By Christiaan Hetzner
STUTTGART, Germany (Reuters) - German automaker Daimler
Premium brands like Daimler's Mercedes or Volkswagen's
But some investors have begun to lose patience with a Daimler management team that has failed repeatedly to deliver the same profitability as peers BMW
Daimler executives admit profits would have been better were it not for the underperformance of Mercedes in China, a vital growth market where its two local rivals have been running circles around it.
Daimler forecast 2013 earnings before interest and tax (EBIT) from its ongoing business at around last year's 8.1 billion euros, down 10 percent from 2011 and in line with a consensus estimate from analysts.
"For market and model-cycle reasons, the first quarter is likely to be the weakest of the year," said its finance chief Bodo Uebber.
Uebber said Daimler based the forecast in part on expectations that the euro will trade between $1.30-$1.35. The European currency was bid at $1.357 on Thursday.
An upcoming revamp of its flagship Mercedes S-Class saloon, due mid-year, and roughly 600 million euros in Mercedes cost savings would boost second-half profit, the company said.
Shares in Daimler rose 2.3 percent by 0948 GMT to 43.99 euros, outperforming both its peers in the European auto sector <.SXAP> and other German blue-chip shares <.GDAXI>.
"The forecast is not bad given expectations and at least there was no disappointment like so often in the past," said Metzler Bank analyst Juergen Pieper.
He said a planned dividend payment of 2.20 euros per share was "a bit of a positive surprise, since it looked as if it may be lowered to around 2 euros".
The earnings were also slightly better than expected, said Pieper, although that was more to do with Daimler businesses outside the core Mercedes and Trucks divisions.
The group had also forecast stable earnings this time last year, but ended up warning in October that it would miss its profit target of 9 billion euros by about 1 billion.
It was also forced to postpone 2013 EBIT profit margin targets of 8 percent at Daimler Trucks and 10 percent at Mercedes. That second goal had been set back in 2010.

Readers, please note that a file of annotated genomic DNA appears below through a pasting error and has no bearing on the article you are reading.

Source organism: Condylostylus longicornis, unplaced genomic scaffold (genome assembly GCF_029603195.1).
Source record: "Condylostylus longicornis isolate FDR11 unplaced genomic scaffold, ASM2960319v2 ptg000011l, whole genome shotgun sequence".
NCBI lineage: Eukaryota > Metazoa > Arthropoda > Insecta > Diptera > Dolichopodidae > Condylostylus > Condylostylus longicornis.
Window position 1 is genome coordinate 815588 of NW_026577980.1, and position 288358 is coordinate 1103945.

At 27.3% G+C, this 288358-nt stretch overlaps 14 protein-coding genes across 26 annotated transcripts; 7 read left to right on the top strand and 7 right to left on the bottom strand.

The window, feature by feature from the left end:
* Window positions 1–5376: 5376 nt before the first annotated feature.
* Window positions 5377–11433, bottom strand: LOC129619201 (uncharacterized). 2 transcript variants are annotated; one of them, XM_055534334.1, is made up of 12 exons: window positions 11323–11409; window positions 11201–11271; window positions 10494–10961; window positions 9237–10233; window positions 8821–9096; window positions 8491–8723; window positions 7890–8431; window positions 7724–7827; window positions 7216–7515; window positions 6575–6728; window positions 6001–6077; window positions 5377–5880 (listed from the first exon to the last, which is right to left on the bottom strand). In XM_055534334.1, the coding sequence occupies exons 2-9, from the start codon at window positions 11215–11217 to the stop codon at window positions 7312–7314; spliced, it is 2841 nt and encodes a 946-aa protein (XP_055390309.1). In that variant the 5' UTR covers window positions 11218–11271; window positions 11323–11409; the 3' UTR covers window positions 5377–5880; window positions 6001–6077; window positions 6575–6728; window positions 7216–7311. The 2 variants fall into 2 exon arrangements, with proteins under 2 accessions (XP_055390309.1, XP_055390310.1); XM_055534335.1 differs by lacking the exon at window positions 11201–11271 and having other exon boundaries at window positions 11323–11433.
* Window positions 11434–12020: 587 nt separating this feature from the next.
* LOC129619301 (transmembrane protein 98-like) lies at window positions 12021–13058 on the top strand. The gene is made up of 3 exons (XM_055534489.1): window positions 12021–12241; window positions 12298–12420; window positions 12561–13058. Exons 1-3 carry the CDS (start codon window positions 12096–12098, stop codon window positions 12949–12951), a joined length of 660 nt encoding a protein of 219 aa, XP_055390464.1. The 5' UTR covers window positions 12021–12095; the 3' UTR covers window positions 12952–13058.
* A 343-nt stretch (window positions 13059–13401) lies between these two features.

Analysts have repeatedly questioned whether Mercedes can achieve its goal of overtaking its two German rivals to become the world's largest luxury carmaker by 2020 so long as its sales growth in China continues to lag theirs.
Chief Executive Dieter Zetsche said on Thursday that shareholders would see next year the target was realistic.
After conceding in July that poor growth in China was more than just a temporary blip, Daimler has moved aggressively to improve its fortunes there and aims to increase annual sales by half to 300,000 vehicles in 2015.
In December, it brought in a new China sales chief, appointed a new management board member responsible for its Chinese operations and combined two competing sales channels for locally built and imported cars.
On Friday, Daimler went a step further and bought 12 percent of its Chinese joint venture partner BAIC Motor in a deal that values the Beijing-based company at around 5.3 billion euros ahead of its planned stock offering.
Sales in China rebounded last month, growing over 15 percent following a steep drop in December. But Mercedes is outsold there two to one by Audi, while the BMW brand's sales volumes in the country were 50 percent higher last year.
(Reporting by Christiaan Hetzner; Editing by Maria Sheahan and Tom Pfeiffer)